All about almonds

According to researchers from the University of Toronto, almonds may reduce ‘bad’ cholesterol. In just two weeks, individuals following a diet of whole foods including almonds, oatmeal, soy protein and plant-sterol containing foods, had a 35% decrease in their LDL cholesterol levels. This effect was just as significant as that seen with statin medications. (Note: Don't stop taking your meds without consulting with your doctor.)

A three-month study at Loma Linda University found that when participants added just two ounces of almonds a day to their already low-saturated fat and cholesterol diet, their levels of harmful LDL cholesterol dropped even lower.

Almonds contain significant stores of antioxidants (35% of the daily recommended value for vitamin E), as well as fiber, arginine—a protein that keeps arteries elastic, and plant sterols, which help lower harmful LDL cholesterol levels while maintaining beneficial HDL levels.

Not only do almonds offer the heart-healthy monounsaturated fat, potassium, calcium, phosphorus and iron, they're also cholesterol free.

A common concern with almonds is that they are thought to contribute to weight gain. In fact, a handful of almonds (about 23) a day, can be part of a balanced diet for heart health without causing weight gain.

How about hazelnuts?

Hazelnuts supply significant amounts of protein and fiber, vitamin E, B vitamins, iron, zinc, calcium, magnesium, and potassium. They are high in oleic acid, a monounsaturated fatty acid that helps to lower cholesterol. Hazelnuts can help lower blood pressure because they contain minerals such as calcium, magnesium, and potassium and they contain cardioprotective arginine, an amino acid that relaxes blood vessels.

Wild about walnuts?

Walnuts are an excellent source of omega-3 fatty acids, a fat that is essential for our bodies, but which the body cannot produce. Walnuts are also a very good source of monounsaturated fats.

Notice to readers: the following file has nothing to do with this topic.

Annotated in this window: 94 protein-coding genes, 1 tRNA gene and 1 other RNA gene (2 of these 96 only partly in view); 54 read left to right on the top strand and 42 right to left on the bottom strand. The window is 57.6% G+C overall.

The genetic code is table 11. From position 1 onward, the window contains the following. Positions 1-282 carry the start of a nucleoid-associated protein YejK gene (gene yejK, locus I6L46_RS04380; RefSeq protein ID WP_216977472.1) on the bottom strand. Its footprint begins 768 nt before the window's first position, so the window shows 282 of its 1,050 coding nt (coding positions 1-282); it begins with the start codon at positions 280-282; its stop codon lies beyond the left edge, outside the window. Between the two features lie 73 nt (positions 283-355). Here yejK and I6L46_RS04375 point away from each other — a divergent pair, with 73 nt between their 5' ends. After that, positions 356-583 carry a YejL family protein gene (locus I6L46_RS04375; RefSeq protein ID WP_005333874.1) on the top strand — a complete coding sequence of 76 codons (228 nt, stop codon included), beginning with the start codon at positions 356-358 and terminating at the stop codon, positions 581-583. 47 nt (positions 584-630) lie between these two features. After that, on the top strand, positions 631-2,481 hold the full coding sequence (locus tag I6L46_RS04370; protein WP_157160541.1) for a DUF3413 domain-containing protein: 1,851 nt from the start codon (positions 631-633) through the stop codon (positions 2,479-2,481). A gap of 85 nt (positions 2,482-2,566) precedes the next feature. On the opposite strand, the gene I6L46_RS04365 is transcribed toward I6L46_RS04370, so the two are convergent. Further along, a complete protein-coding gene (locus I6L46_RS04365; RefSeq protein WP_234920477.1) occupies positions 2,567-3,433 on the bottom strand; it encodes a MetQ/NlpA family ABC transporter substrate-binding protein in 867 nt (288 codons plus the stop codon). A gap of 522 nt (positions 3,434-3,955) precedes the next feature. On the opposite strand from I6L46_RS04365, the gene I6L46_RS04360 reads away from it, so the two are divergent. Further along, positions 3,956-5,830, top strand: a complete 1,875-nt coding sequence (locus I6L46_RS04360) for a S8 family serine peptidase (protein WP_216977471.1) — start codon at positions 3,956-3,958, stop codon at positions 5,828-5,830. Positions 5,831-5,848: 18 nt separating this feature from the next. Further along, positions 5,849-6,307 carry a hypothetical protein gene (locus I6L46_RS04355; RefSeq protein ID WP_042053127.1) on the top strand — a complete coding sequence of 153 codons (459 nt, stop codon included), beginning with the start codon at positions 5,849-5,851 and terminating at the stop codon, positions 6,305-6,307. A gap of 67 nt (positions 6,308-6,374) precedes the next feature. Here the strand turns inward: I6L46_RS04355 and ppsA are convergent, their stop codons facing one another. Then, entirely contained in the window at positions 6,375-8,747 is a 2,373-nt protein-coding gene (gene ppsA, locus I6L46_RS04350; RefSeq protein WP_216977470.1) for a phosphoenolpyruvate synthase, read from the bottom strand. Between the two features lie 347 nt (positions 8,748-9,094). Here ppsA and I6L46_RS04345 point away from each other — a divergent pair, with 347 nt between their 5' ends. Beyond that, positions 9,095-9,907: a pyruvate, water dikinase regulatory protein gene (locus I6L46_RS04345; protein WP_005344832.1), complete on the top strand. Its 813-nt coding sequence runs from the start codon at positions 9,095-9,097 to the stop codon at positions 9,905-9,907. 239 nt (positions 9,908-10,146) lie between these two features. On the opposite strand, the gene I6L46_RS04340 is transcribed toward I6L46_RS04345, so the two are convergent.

Walnuts contain many powerful antioxidants, including ellagic and gallic acids, pus antioxidant phenols and vitamin E. The minerals copper and manganese are also found in abundance in these tasty nuts.

Peckish for pecans?

Researchers from Loma Linda University (LLU) found that by adding just a few pecans to their daily diet, people may be able to reduce the risk of heart disease. The research showed that pecans appear to be capable of reducing the oxidation of fats in the blood. The group that ate pecans had lipid oxidation levels that were 7.4 percent lower than the group that ate no pecans. Blood levels of tocopherols (a form of vitamin E known to protect fats from oxidation) were also found to be higher in the group that ate pecans.

A smooth solution - Yum!

Go ahead and spread some nut butter on your toast! You can also put it on a celery stick or apple wedges for a great snack. Almond, cashew, and hazelnut butters are delicious and healthy - as long as they are not full of added sugars and chemicals. Read the labels! Make it yourself (its not difficult) or buy your almond, or cashew butters at a health food store or natural foods section of your supermarket.

The last word...

Home economist Marilyn Smith, co-author of Ultimate Foods for Ultimate Health calls nuts a hero food and reminds us to "... eat them with the skin on as the skin is an important source of flavonoids."

Remember, although the studies are showing nuts to be a heart healthy food, just adding them - without changing the rest of your diet and lifestyle to be heart healthy - won't do your heart any good.

For more details on each variety and their health benefits see The Worlds Healthiest Foods by George Mateljan.